Drivers Refuse to Put Down Their Phones. People Keep Dying.

Drivers Refuse to Put Down Their Phones. People Keep Dying.

In New York state, it’s been illegal for drivers to talk on a hand-held phone for almost 20 years; texting at the wheel was banned a decade ago. Across the U.S., many states havedistracted-driving laws in place. Yet federal studies estimate over 3,000 people a year die from distracted driving, and safety experts believe the actual number is far higher.

The number of drivers who’ve had a distraction-related incident—from a close call to a full accident—remains terrifyingly high. Laws can’t do much in those moments when a seconds-long glance at a phone can result in a fatality.

Mike Pitcher, a retired Atlanta executive, is still haunted by a near hit a few years back. Elated at having just bought a house, he broke his personal no-phones-at-the-wheel policy and unwittingly cruised his Cadillac Escalade past a stopped school bus and two grade-school kids about to cross the street. “I slammed on the brakes, looked back in the rear-view mirror,” recalls Pitcher.

One way to try to assess just how badly we’re behaving on public roads may come from the phones in question. Insurance agencies and fleet managers have turned to several technology startups that monitor the speed and motion of a phone to flag when it’s being used by a driver.

A smartphone driving platform, TrueMotion Inc. asks drivers to have their phone usage tracked while they’re behind the wheel in exchange for insurance incentives or other rewards. The company has developed proprietary apps for Met Life, Inc., The Progressive Corporation, and Travelers, among others, and that data is not shared with external parties. The data shared with Bloomberg comes from TrueMotion’s analysis of the roughly 30,000 drivers using one of two free apps that the company offers: TrueMotion Family, targeted mostly to parents of driving-age teenagers; and Mojo, an incentive-based app where subscribers can accumulate points for safe driving and then exchange those for rewards.

The data support the generally-accepted wisdom that despite laws, penalties and reminders of the hazards of cell phone distractions while behind the wheel, drivers continue to put themselves and others on America’s roads in grave danger.

TrueMotion also shared more granular data with Bloomberg of trips in and around Los Angeles and New York City from this past summer—one of the times in the year when distracted driving is at its highest. Drivers text and drive about 30% more during the holidays, according to Mike Fiorentino, marketing director for TrueMotion. On an average weekday, the percentage of texting while driving is 9.1%; that figure shoots up to 13.5% on Thanksgiving and 12.1% on Christmas.

TrueMotion tracks five levels of distraction: Non-call active usage (texting and app usage); non-call passive usage (hands-free app usage); phone call in-hand; phone call hands-free; and no distraction.

New York drivers called, texted or swiped through apps about 22% of the time they were on the road. Los Angeles fared slightly worse, mostly in the “non-call passive usage” category, which could include the use of apps for navigation and directions.

In New York City, higher concentrations of in-hand phone use occurred while cars were travelling on major thoroughfares, such as into and out of the Lincoln Tunnel connecting New York City and New Jersey. Distracted driving patterns in Los Angeles varied more and occurred on freeways and in less dense neighborhoods.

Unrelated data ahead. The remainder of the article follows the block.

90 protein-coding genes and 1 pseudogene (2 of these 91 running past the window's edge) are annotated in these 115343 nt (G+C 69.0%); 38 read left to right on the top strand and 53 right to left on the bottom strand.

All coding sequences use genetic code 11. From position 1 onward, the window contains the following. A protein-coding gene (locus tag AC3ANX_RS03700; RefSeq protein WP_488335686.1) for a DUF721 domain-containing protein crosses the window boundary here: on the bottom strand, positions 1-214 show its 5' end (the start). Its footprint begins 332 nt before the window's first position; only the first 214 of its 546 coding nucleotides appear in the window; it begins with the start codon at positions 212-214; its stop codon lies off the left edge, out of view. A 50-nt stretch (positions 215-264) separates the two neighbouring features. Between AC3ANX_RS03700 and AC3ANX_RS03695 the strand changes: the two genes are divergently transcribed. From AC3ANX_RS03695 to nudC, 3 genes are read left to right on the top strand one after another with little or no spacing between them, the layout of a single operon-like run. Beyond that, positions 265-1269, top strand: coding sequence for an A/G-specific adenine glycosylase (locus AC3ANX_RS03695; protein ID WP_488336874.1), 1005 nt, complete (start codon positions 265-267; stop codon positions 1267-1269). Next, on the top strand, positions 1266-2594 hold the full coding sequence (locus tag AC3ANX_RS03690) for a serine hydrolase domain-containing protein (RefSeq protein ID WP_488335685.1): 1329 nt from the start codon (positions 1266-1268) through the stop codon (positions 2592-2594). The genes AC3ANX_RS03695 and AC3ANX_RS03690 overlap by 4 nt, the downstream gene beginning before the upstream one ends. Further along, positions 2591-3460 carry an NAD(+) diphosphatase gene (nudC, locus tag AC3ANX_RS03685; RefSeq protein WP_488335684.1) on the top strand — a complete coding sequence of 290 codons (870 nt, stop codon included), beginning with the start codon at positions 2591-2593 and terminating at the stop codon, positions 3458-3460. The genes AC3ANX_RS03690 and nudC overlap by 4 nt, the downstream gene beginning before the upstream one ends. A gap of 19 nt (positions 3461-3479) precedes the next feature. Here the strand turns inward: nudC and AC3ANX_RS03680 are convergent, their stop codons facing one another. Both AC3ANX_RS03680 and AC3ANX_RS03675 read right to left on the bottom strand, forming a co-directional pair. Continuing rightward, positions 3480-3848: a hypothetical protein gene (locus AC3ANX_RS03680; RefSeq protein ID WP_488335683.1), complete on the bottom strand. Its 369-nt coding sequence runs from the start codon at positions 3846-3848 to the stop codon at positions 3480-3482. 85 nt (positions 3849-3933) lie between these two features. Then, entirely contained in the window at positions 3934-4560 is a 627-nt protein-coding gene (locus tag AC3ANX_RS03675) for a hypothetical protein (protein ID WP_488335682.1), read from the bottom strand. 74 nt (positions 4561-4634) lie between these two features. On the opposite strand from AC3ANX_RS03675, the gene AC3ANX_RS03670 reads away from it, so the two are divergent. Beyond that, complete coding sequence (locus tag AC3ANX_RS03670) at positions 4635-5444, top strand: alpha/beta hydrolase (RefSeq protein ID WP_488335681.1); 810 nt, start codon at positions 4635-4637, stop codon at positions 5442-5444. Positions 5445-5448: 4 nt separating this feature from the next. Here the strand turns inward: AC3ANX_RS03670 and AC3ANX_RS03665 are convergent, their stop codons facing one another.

The trends seen in TrueMotion’s data aren’t all bad. The company says distracted driving appears to have leveled out in the past year, most likely because of a rash of new laws and a public push for pending proposals. Massachusetts signed a bill last month that bans drivers from holding phones, and similar laws took effect in Maine and Florida earlier this year.

The laws don’t necessarily tell you if one state is safer than another, but TrueMotion’s research has found that the passage of new laws—and perhaps the associated media coverage and heightened awareness—lead to a decrease in distracted driving. In Georgia, for example, a study of between 20,000-25,000 drivers using TrueMotion’s apps found that the passage of a hands-free law last year was responsible for reducing distracted driving rates by 20%.

“What you’re seeing is that the laws are having an effect but they aren’t in enough states to affect the overall levels dramatically,” says Fiorentino. “We need more than hands-free legislation in a few states to make meaningful progress on that issue.”

About 90 percent of voters support stronger laws to crack down on smartphones at the wheel, according to, a safety advocacy that lobbies for stronger handheld phone laws all over the country. “People know they shouldn’t be doing it, but they can’t stop,” says founder Jennifer Smith. “They realize that they need that law.”

Mike Pitcher’s experience turned him into an anti-distracted-driving evangelist. A talented public speaker, he travels the country to speak out about the dangers of using smartphones on the interstate and the slippery slope of highway text messaging. He also banned all phone use for drivers at LeasePlan USA, a company he ran at the time of his close call, which manages a fleet of 300,000 vehicles for large commercial customers.

“It’s an epidemic and if it happened all at one time, in one place, there’d be a congressional hearing on it,” Pitcher explained. “But it’s 100% preventable.”

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